Cyclones, doubts and monsoon

An early monsoon breaks a few myths

 
Published: Saturday 04 July 2015

Satellite images shows the cyc the threat of another super cyclone hitting the Gujarat coast remained just that -- a threat. But the petering out of the cyclone helped shatter a few myths this time that our bureaucrats have built up that droughts always result from bad monsoons. The cyclone also led to, for only the third time in 50 years, an early but normal monsoon. Director general of the Indian Meteorological Department, RRKelkar said, "The drought this year has nothing to do with a weak monsoon. We have a normal monsoon for the 13th consecutive year."

On May 23, the imd announced the formation of another severe depression, observed by the satellite Insat ib over the Arabian Sea. The possibility of a super cyclone loomed large over Gujrat and Rajasthan. The storm positioned in the south-south west, some 500 km from Veraval in Saurashtra, with a circulating speed of 80-100 km and a radius of 200 metre (m) and a height of 12 m threatened to wreak havoc. State governments evacuated villages. For the next three days imd tracked the vortex of the cyclone over the Arabian Sea. The cyclone behaved like a truant child and moved unpredictably. Within three days it had shifted towards southern Pakistan and turned into a whimper of its earlier self. The vortex of the cyclone separated from the main mass of clouds and the threat dissipated.

Indian monsoon has always been difficult to predict. David Anderson, researcher at the European Centre for Medium-Range Weather Forecasts, uk , says, "How the Indian Ocean and the atomsphere in the region interact and influence or are influenced by climatic changes is far from clear."

Predicting the arrival of the monsoon, for the scientists at imd involves close observation of satellite images and other data and statistical manipulation. For the average Indian, it's about looking out for familiar signs of change in their surroundings. People in the lower northwestern Himalayas know the monsoon is around when they hear the famed call of the pied cuckoo. And the arrival of monsoon is erratic, there have been years when it has arrived later than what's taken as the normal date of arrival on the Kerala coast, June 1, and at times early. Predicting how much rain will fall during the season is a much more difficult task.

imd uses a statistical model to predict rainfall. It incorporates 16 regional and global temperature, pressure, wind and snow cover-related parameters in the statistical model, tracking the correlation between them and the amount of rainfall. Kelkar, explains: "Four of the parameters that imd used till 2000 were replaced with the South Indian Ocean sea surface temperature ( sst ), Darwin Pressure Tendency and Arabian Sea sst and European Pressure Gradient." The science and art of monsoon prediction, evidently has been fast evolving. But a model, at the end of the day is a statistical predictor, therefore has its built in errors, at times because the parameters themselves are correlated and the change in one alters the other, increasing the size of error in the prediction. The estimated error of the current model is of the order of plus or minus four per cent.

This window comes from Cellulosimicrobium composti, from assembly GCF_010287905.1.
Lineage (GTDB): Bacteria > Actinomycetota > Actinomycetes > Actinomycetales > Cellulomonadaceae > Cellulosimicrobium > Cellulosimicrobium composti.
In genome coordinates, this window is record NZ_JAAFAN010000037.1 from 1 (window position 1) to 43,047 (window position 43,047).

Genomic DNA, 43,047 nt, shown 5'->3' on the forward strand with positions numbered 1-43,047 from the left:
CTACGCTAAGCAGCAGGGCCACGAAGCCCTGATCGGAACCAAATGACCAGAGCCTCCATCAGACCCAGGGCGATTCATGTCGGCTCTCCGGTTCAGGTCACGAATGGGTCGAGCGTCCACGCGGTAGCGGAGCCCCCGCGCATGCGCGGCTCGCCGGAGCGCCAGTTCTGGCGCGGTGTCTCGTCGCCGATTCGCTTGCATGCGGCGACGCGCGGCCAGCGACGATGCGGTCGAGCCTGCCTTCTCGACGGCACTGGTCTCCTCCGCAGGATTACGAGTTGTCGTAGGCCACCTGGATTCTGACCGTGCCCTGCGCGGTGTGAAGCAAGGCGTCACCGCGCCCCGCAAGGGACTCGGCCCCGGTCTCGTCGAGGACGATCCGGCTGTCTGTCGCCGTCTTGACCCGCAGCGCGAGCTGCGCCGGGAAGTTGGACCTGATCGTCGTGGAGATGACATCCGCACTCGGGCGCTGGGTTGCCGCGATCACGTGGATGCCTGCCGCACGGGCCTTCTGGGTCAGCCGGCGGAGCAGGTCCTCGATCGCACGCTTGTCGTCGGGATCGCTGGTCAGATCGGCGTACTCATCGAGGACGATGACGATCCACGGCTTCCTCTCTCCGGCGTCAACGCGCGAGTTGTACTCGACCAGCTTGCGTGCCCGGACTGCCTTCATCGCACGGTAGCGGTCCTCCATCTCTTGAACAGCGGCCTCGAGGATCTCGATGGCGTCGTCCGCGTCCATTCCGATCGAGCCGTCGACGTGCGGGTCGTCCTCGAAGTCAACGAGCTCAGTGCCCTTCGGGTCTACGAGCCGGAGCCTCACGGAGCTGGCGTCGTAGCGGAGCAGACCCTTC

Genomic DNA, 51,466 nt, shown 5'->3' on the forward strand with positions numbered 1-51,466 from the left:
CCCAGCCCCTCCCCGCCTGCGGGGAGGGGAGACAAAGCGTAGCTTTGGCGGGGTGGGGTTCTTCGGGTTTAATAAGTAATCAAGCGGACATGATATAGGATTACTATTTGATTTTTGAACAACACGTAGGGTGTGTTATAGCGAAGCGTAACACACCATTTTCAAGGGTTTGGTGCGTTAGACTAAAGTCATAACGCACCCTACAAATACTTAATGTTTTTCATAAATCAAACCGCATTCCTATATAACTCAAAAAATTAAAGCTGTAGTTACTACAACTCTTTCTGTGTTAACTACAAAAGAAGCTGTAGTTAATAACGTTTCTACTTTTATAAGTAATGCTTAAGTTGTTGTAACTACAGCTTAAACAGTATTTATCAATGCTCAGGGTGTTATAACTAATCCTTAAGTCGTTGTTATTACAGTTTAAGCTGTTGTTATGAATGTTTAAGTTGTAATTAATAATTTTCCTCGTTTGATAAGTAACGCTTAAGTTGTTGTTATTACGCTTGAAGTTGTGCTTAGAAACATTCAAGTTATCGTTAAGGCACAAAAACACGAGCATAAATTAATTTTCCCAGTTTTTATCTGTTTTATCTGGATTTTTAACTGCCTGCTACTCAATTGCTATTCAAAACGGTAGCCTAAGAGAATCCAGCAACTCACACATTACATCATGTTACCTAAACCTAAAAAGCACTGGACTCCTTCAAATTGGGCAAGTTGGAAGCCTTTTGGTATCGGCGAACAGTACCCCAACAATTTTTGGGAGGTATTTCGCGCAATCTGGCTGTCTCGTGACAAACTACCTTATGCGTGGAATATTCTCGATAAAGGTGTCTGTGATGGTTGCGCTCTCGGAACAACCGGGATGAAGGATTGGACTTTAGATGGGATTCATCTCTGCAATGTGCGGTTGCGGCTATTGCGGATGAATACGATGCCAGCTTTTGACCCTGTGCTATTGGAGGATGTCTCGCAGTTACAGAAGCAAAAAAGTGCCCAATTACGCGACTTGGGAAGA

Yet imd has been right on in predicting the amount of monsoon for the past three years. The monsoon has been 'normal' as imd terms it. Yet parts of country have still faced drought (see: ' Drought of Relief ', Down To Earth , Vol 10, No 2, p30) in these years. In fact 11 states are suffering drought even as this story goes for publishing. Is the weak monsoon to blame? No says Kelkar. Bad monsoons are not always logical precursor to droughts. Droughts can be hydrological droughts, which Kelkar says, "...are about management of water resources."

Indira Khurana, coordinator of the Delhi-based non-governmental organisation Centre for Science and Environment's Natural Resource Management unit, says, "Droughts result from mismanagement by the government, not by the vagaries of nature." Kelkar, presenting a lecture at Delhi on May 31, told that Gujrat, Rajasthan and Madhya Pradesh make for the rain deficient area. But parts of the rest of the country also suffer drought reinforces Kelkar's point.
Global influences But the Indian monsoon needs to be looked upon as part of the global climatic dynamics. And events like the El nio southern oscillations ( enso ) also affect the monsoon. A study by U S Dey and R K Mukhopadhyay, resaerchers at the Pune office of imd , found that an enso year is correlated with higher northeast rainfall. J Chattopadhyay and R Bhatla, researchers at the department of geophysics, Banares Hindu University, have also shown in their study that there is a strong relation between enso events and poor performance of monsoon, though the enso monsoons occur in normal monsoon years. Peter J Webster, researcher at the program in atmospheric and oceanic sciences, University of Colorado, usa , and his colleagues have shown that the Indian Ocean region seems to be, in some aspects, independent of external phenomena such as the enso . But the extent to which, and how the ocean-atmosphere dynamics determine the state of the Indian Ocean system are not resolved. These finding are enough to confound not only a reader but also meteorologists and experts. Kelkar says, "We are yet to understand the effects of El nio and how it affects the monsoon."

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